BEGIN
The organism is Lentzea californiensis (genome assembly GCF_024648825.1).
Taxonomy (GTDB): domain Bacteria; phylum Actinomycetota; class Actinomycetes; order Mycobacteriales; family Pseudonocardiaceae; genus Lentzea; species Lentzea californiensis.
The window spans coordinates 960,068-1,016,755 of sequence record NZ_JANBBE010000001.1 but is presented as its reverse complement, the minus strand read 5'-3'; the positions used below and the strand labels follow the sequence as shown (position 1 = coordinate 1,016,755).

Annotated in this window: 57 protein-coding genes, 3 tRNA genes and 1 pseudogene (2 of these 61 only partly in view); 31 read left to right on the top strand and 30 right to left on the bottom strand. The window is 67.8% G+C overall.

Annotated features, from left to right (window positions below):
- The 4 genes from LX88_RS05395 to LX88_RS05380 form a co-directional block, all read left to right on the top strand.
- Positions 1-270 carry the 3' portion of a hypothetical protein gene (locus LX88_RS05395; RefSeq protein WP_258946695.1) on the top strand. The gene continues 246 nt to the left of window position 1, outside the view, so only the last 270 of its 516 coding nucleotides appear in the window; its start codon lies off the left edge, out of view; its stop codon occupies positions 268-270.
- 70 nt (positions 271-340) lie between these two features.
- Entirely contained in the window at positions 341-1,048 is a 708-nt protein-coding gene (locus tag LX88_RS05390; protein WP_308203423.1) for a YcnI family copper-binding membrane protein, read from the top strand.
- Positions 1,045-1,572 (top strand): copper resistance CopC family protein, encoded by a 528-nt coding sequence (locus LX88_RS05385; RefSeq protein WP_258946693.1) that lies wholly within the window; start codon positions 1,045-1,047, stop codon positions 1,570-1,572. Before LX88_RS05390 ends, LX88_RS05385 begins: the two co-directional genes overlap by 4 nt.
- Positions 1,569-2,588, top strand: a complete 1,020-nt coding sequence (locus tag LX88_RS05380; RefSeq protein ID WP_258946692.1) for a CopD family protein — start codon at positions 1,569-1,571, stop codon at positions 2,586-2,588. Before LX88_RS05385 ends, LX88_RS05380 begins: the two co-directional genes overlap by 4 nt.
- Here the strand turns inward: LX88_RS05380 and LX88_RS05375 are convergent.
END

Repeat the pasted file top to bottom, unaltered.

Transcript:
The organism is Lentzea californiensis (genome assembly GCF_024648825.1).
Taxonomy (GTDB): domain Bacteria; phylum Actinomycetota; class Actinomycetes; order Mycobacteriales; family Pseudonocardiaceae; genus Lentzea; species Lentzea californiensis.
The window spans coordinates 960,068-1,016,755 of sequence record NZ_JANBBE010000001.1 but is presented as its reverse complement, the minus strand read 5'-3'; the positions used below and the strand labels follow the sequence as shown (position 1 = coordinate 1,016,755).

Annotated in this window: 57 protein-coding genes, 3 tRNA genes and 1 pseudogene (2 of these 61 only partly in view); 31 read left to right on the top strand and 30 right to left on the bottom strand. The window is 67.8% G+C overall.

Annotated features, from left to right (window positions below):
- The 4 genes from LX88_RS05395 to LX88_RS05380 form a co-directional block, all read left to right on the top strand.
- Positions 1-270 carry the 3' portion of a hypothetical protein gene (locus LX88_RS05395; RefSeq protein WP_258946695.1) on the top strand. The gene continues 246 nt to the left of window position 1, outside the view, so only the last 270 of its 516 coding nucleotides appear in the window; its start codon lies off the left edge, out of view; its stop codon occupies positions 268-270.
- 70 nt (positions 271-340) lie between these two features.
- Entirely contained in the window at positions 341-1,048 is a 708-nt protein-coding gene (locus tag LX88_RS05390; protein WP_308203423.1) for a YcnI family copper-binding membrane protein, read from the top strand.
- Positions 1,045-1,572 (top strand): copper resistance CopC family protein, encoded by a 528-nt coding sequence (locus LX88_RS05385; RefSeq protein WP_258946693.1) that lies wholly within the window; start codon positions 1,045-1,047, stop codon positions 1,570-1,572. Before LX88_RS05390 ends, LX88_RS05385 begins: the two co-directional genes overlap by 4 nt.
- Positions 1,569-2,588, top strand: a complete 1,020-nt coding sequence (locus tag LX88_RS05380; RefSeq protein ID WP_258946692.1) for a CopD family protein — start codon at positions 1,569-1,571, stop codon at positions 2,586-2,588. Before LX88_RS05385 ends, LX88_RS05380 begins: the two co-directional genes overlap by 4 nt.
- Here the strand turns inward: LX88_RS05380 and LX88_RS05375 are convergent.